“Deliberate practice is an effortful activity that can be sustained only for a limited time each day.” Practice too little and you never become world-class. Practice too much, though, and you increase the odds of being struck down by injury, draining yourself mentally, or burning out. To succeed, students must “avoid exhaustion” and “limit practice to an amount from which they can completely recover on a daily or weekly basis.”

Pang also discusses the roles different kinds of breaks—detachment, deep play, sabbaticals—play in enhancing creativity. It’s worth noting that rest in this view need not be passive.

I’ve taken Pang’s message to heart and the results of my small uncontrolled study confirm his thesis. Over the past few months I have tried to make more time for rest. That has taken many forms. During the work day I make sure to take breaks for my mind to wander. Just a few minutes at a time, but it seems to help. I have also cut back on podcasts so I have more time with my thoughts. On the weekends, I find long bike rides very refreshing as a rare time where I am free from electronic distractions. As a result, I now feel more focused and present with the tasks that I am doing. I am spending a bit less time in the office, but I am getting much more science done.

My LaTeX Setup

When I write almost anything related to physics, I use LaTeX. For the uninitiated, LaTeX (pronounced lah-tek or lay-tek, anything but lay-teks) is a markup language widely used in the physics community because it allows authors to create automatically-formatted manuscripts complete with beautifully typeset equations, footnotes, references, figures, captions and more. If this doesn’t sound like something you need, then you can go ahead and skip this post. But if you’re a physicist, you should be using LaTeX. The learning curve is a bit steep, but well worth the efforts. Since college I have used LaTeX for all my technical writing including papers, my dissertation, and ongoing notes on my work. There is no shortage of guides to learning and using LaTeX which I will not try to replicate here. Instead, I will offer a few remarks on how I use LaTeX in my work and some of the tips and tricks I’ve learned over the years.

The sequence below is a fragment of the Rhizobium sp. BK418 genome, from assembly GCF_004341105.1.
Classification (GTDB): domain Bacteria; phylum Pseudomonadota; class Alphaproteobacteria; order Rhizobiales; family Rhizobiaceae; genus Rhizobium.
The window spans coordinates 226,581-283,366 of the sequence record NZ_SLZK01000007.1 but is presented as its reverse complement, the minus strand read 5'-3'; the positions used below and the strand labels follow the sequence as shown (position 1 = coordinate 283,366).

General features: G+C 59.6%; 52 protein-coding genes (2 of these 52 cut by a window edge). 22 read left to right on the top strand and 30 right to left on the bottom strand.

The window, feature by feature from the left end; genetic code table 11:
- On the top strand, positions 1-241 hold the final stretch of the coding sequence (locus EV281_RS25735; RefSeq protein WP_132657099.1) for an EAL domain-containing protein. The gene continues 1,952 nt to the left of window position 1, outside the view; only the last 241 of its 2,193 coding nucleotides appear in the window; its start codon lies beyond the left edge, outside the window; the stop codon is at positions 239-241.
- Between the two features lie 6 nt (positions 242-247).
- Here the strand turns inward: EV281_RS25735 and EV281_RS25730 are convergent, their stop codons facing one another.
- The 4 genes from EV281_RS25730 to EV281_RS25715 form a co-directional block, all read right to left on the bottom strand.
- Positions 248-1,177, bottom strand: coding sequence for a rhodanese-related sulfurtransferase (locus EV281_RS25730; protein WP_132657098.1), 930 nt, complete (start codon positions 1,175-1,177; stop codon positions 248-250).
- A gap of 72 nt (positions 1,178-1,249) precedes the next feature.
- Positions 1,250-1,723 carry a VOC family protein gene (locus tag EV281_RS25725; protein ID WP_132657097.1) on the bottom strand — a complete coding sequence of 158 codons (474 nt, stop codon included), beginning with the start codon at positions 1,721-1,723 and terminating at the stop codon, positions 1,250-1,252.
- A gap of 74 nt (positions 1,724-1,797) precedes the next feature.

My setup

Since I am a lifelong Apple fanboy, I do all my work on a Mac. My preferred TeX editor is TeXShop, but I don’t have strong opinions about it, it’s just what I know. The LaTeX distribution for macOS is called MacTeX. The full MacTeX installer is over 3.2 gb, and most of that is for obscure packages and languages that I’ll never need, so I use the smaller installer called BasicTeX, which is only 78 mb. BasicTeX does not include all the packages I need, but it includes a package manager tlmgr that can be used to download any additional packages using the command:

sudo tlmgr install PackageName